84. Mason Vinyard, RHP, Western Kentucky to Kentucky (NOTE: After this list was published, Vinyard signed a non-drafted free agent deal with the Yankees)

2022: 2-2, 4.26 ERA, 31.2 IP, 12 BB, 53 K, .248 AVG

Vinyard was a longtime solid arm in the Western Kentucky bullpen. In 67 innings across three seasons—he threw just 4.1 innings as a freshman in 2020—Vinyard has a 4.30 ERA and a 94-to-21 strikeout-to-walk ratio. He set a career high in strikeouts with 53 last season in 31.2 innings, which translates to 15.1 strikeouts per nine innings, an elite number. Not surprisingly given those numbers, he has good stuff. His fastball last season averaged over 91 mph and touched as high as 95, his mid-80s changeup had a 48% whiff rate and his mid-80s slider had an absurd 62% whiff rate. UK had a lot of success last season with transfer relievers from the mid-major ranks, and it hopes to replicate that with Vinyard. 

85. Josh Mollerus, RHP, San Francisco to Oregon

2022: 4-2, 3.96 ERA, 36.1 IP, 9 BB, 52 K, .221 AVG

After putting up ERAs of 5.26, 13.50 and 7.04 in his first three season at San Francisco, Mollerus took a step forward in 2022 and became one of USF’s most trusted relievers, with his strikeout rate of 12.9 per nine innings and ratio of 5.78 strikeouts for every walk issued standing out as his most impressive numbers. The righthander’s fastball last season averaged just under 91 mph and touched as high as 94, with his low-to-mid-80s slider inducing a 46% whiff rate. Mollerus, with his strike-throwing ability, firm enough fastball and a swing-and-miss slider, should be a ready-made bullpen option for Oregon in 2023. 

86. Zach DeVito, RHP, Tulane to Georgia

2022: 4-1, 4.01 ERA, 24.2 IP, 13 BB, 40 K, .216 AVG

After finishing the 2021 season with a 6.91 ERA, DeVito shined in 2022 as Tulane’s closer. He lowered his ERA to 4.01, dropped his WHIP from 1.610 to 1.297, lowered his hits allowed per nine innings from 10.5 to 6.9 and raised his strikeout rate from 9.5 to 14.6 per nine innings, all while saving nine games for the Green Wave. DeVito uses a pretty straightforward fastball-slider combination to get outs. His fastball last season averaged over 92 mph and touched as high as 95, and his low-to-mid-80s slider had a 55% whiff rate. The one nitpick with DeVito is that he has issued 4.3 walks per nine innings in his career, which is a touch high, but that shouldn’t keep him from being able to get outs consistently in the SEC.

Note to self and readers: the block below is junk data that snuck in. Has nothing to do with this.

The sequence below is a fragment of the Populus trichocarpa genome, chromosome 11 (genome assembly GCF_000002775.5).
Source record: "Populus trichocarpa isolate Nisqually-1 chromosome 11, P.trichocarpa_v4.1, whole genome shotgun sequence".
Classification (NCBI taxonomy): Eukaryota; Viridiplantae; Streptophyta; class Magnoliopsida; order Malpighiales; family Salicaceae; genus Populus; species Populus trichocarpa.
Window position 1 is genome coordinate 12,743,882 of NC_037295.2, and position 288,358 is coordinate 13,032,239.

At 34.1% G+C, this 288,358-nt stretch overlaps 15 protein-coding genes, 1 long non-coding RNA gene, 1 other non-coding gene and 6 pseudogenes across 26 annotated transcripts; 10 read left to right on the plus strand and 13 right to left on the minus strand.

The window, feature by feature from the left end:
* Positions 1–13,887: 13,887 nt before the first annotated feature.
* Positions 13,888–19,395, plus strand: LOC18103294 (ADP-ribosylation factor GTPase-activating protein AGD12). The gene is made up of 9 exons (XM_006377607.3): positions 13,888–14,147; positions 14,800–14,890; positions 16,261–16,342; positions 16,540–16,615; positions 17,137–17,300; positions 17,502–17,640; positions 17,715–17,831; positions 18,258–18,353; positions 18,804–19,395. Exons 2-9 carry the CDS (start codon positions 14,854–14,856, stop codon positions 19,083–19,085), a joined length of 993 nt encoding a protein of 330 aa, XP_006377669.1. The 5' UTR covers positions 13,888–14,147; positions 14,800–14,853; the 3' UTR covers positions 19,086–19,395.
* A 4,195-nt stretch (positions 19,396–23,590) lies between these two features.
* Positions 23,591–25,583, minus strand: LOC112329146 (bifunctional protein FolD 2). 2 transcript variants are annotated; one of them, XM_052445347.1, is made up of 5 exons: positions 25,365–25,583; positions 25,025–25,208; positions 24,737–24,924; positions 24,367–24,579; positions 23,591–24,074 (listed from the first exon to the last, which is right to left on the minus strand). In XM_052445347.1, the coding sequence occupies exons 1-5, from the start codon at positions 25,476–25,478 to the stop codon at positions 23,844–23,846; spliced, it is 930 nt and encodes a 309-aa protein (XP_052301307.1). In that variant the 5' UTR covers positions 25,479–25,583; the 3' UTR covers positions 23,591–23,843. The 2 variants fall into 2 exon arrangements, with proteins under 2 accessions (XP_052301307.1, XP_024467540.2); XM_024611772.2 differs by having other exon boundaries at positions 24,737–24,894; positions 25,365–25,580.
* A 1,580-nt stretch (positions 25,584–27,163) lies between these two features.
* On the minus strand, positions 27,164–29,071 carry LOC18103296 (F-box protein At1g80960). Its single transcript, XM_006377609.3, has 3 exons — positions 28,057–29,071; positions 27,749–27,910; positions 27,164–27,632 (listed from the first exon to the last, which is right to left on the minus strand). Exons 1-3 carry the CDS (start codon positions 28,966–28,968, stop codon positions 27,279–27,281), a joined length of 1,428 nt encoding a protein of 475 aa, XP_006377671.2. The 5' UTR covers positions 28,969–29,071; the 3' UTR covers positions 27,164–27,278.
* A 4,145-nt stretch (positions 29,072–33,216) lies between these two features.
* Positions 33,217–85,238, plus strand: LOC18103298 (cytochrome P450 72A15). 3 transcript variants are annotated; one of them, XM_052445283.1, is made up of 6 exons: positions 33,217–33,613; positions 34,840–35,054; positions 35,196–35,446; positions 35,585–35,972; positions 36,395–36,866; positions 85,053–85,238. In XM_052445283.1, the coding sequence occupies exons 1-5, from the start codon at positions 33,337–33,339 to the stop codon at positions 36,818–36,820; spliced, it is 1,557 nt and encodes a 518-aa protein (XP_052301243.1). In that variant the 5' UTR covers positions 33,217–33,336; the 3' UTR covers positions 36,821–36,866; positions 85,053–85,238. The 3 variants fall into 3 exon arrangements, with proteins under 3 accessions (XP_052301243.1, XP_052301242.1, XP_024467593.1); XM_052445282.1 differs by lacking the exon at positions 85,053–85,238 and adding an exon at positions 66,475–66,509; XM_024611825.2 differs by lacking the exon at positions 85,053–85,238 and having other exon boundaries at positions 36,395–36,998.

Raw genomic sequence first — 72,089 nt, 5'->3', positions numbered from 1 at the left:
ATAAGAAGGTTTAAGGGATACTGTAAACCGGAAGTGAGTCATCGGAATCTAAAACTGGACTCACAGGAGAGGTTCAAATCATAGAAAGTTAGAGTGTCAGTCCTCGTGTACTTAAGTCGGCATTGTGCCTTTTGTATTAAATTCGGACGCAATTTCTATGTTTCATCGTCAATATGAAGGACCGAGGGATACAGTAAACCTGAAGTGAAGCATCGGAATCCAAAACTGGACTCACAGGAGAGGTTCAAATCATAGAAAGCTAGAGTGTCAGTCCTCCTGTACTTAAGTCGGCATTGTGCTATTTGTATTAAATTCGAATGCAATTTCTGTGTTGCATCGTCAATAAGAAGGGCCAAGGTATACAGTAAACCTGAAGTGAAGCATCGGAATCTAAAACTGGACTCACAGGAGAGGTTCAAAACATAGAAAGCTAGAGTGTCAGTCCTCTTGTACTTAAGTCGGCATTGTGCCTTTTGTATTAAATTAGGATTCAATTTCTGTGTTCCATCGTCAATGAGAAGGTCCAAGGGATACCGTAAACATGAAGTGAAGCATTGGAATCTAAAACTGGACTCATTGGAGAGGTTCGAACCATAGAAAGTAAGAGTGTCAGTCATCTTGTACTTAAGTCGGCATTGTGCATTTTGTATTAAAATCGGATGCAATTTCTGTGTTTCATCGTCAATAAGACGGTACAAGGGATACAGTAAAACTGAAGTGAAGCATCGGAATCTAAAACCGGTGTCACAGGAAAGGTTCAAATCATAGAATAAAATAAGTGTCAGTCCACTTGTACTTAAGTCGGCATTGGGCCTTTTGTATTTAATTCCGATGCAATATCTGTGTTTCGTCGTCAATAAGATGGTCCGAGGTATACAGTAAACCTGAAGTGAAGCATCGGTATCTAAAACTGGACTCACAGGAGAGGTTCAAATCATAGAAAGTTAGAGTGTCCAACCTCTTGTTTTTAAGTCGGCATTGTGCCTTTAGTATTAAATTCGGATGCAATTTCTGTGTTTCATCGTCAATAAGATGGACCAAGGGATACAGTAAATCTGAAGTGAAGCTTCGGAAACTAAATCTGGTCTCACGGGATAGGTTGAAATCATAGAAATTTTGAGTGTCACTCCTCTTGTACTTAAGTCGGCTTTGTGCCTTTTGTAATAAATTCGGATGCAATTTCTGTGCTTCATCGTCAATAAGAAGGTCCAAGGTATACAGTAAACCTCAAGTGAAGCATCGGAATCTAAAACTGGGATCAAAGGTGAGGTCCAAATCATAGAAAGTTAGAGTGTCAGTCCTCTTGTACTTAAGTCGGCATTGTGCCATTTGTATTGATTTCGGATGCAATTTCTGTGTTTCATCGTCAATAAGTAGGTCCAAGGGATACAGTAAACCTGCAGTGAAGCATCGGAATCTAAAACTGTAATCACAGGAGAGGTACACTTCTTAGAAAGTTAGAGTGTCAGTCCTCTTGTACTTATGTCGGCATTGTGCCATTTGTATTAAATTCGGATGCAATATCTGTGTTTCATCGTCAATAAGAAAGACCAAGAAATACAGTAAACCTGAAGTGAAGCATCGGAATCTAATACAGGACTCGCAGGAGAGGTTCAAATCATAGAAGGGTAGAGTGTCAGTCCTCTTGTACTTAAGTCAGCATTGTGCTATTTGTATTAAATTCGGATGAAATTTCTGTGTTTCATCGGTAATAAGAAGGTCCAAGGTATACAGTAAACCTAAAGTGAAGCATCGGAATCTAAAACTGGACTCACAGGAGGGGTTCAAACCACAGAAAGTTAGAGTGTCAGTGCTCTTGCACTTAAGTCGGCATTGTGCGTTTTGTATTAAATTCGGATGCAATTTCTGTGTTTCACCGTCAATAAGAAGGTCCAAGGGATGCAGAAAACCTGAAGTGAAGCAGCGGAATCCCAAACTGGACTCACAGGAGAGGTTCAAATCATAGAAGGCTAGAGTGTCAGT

87. Caleb Denny, OF, Oral Roberts to South Carolina

2022: .331/.389/.565, 239 AB, 63 R, 79 H, 11 HR, 57 RBI, 9 SB

After beginning his career with a redshirt season at Arkansas in 2019, Denny moved to Oral Roberts, where he improved at the plate with each passing season. Over three seasons with the Golden Eagles, he hit .302/.371/.493 with 34 doubles, 19 home runs and 102 RBIs. His best season was last season, when he set career-high marks across the board. Now, he’ll move back to the SEC at South Carolina, hoping to make more of an impact his second time around in the league. 

88. David Bryant, SS, Radford to Virginia Tech

2022: .307/.431/.436, 140 AB, 21 R, 43 H, 2 HR, 29 RBI, 5 SB

Bryant is a proven commodity. In four years at Radford, he hit .306/.426/.437 with just 102 strikeouts in 636 plate appearances. His best offensive season was 2021, when he hit .364/.480/.594 with seven home runs. With 77 games at the position, he mostly played shortstop with the Highlanders, but also made 66 appearances at second base and 18 at third base, giving him experience all over the infield.